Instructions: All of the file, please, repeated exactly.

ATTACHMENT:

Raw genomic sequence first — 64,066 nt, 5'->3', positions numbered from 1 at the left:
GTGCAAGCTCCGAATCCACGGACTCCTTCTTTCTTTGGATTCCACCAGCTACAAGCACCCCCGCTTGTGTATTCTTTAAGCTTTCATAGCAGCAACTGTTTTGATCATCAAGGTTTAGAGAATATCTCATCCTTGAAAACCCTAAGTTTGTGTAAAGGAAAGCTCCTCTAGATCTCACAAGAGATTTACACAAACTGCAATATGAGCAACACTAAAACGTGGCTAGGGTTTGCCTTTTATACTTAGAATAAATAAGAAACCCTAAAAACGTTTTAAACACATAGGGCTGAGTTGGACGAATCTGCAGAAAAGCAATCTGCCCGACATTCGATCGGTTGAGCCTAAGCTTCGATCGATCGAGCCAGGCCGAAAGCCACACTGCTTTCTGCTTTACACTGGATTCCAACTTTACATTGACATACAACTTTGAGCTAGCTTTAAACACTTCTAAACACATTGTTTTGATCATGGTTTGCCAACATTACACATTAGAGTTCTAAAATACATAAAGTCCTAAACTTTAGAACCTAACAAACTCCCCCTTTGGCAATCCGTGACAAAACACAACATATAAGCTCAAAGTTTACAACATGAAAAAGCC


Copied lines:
Raw genomic sequence first — 64,066 nt, 5'->3', positions numbered from 1 at the left:
GTGCAAGCTCCGAATCCACGGACTCCTTCTTTCTTTGGATTCCACCAGCTACAAGCACCCCCGCTTGTGTATTCTTTAAGCTTTCATAGCAGCAACTGTTTTGATCATCAAGGTTTAGAGAATATCTCATCCTTGAAAACCCTAAGTTTGTGTAAAGGAAAGCTCCTCTAGATCTCACAAGAGATTTACACAAACTGCAATATGAGCAACACTAAAACGTGGCTAGGGTTTGCCTTTTATACTTAGAATAAATAAGAAACCCTAAAAACGTTTTAAACACATAGGGCTGAGTTGGACGAATCTGCAGAAAAGCAATCTGCCCGACATTCGATCGGTTGAGCCTAAGCTTCGATCGATCGAGCCAGGCCGAAAGCCACACTGCTTTCTGCTTTACACTGGATTCCAACTTTACATTGACATACAACTTTGAGCTAGCTTTAAACACTTCTAAACACATTGTTTTGATCATGGTTTGCCAACATTACACATTAGAGTTCTAAAATACATAAAGTCCTAAACTTTAGAACCTAACAAACTCCCCCTTTGGCAATCCGTGACAAAACACAACATATAAGCTCAAAGTTTACAACATGAAAAAGCC